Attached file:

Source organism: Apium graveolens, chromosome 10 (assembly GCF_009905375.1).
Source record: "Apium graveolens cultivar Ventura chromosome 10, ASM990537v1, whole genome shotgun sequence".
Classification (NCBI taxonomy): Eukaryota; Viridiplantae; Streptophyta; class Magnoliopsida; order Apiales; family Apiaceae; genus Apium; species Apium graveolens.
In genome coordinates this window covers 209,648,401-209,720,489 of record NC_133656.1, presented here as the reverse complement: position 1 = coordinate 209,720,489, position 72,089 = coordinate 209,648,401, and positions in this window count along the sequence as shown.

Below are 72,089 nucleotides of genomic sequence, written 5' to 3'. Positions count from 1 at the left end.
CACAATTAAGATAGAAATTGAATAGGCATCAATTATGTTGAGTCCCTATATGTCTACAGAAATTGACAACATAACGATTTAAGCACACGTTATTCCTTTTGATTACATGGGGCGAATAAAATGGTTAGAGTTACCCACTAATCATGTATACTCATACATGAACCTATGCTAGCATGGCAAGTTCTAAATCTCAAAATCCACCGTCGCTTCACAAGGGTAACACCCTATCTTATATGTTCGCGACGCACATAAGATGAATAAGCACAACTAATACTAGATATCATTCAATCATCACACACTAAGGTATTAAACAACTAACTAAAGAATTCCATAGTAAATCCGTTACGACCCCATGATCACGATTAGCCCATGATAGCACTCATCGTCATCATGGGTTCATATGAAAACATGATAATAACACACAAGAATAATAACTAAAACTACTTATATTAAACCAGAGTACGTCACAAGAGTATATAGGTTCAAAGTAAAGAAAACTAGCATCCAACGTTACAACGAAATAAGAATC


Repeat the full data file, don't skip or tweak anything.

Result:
Source organism: Apium graveolens, chromosome 10 (assembly GCF_009905375.1).
Source record: "Apium graveolens cultivar Ventura chromosome 10, ASM990537v1, whole genome shotgun sequence".
Classification (NCBI taxonomy): Eukaryota; Viridiplantae; Streptophyta; class Magnoliopsida; order Apiales; family Apiaceae; genus Apium; species Apium graveolens.
In genome coordinates this window covers 209,648,401-209,720,489 of record NC_133656.1, presented here as the reverse complement: position 1 = coordinate 209,720,489, position 72,089 = coordinate 209,648,401, and positions in this window count along the sequence as shown.

Below are 72,089 nucleotides of genomic sequence, written 5' to 3'. Positions count from 1 at the left end.
CACAATTAAGATAGAAATTGAATAGGCATCAATTATGTTGAGTCCCTATATGTCTACAGAAATTGACAACATAACGATTTAAGCACACGTTATTCCTTTTGATTACATGGGGCGAATAAAATGGTTAGAGTTACCCACTAATCATGTATACTCATACATGAACCTATGCTAGCATGGCAAGTTCTAAATCTCAAAATCCACCGTCGCTTCACAAGGGTAACACCCTATCTTATATGTTCGCGACGCACATAAGATGAATAAGCACAACTAATACTAGATATCATTCAATCATCACACACTAAGGTATTAAACAACTAACTAAAGAATTCCATAGTAAATCCGTTACGACCCCATGATCACGATTAGCCCATGATAGCACTCATCGTCATCATGGGTTCATATGAAAACATGATAATAACACACAAGAATAATAACTAAAACTACTTATATTAAACCAGAGTACGTCACAAGAGTATATAGGTTCAAAGTAAAGAAAACTAGCATCCAACGTTACAACGAAATAAGAATC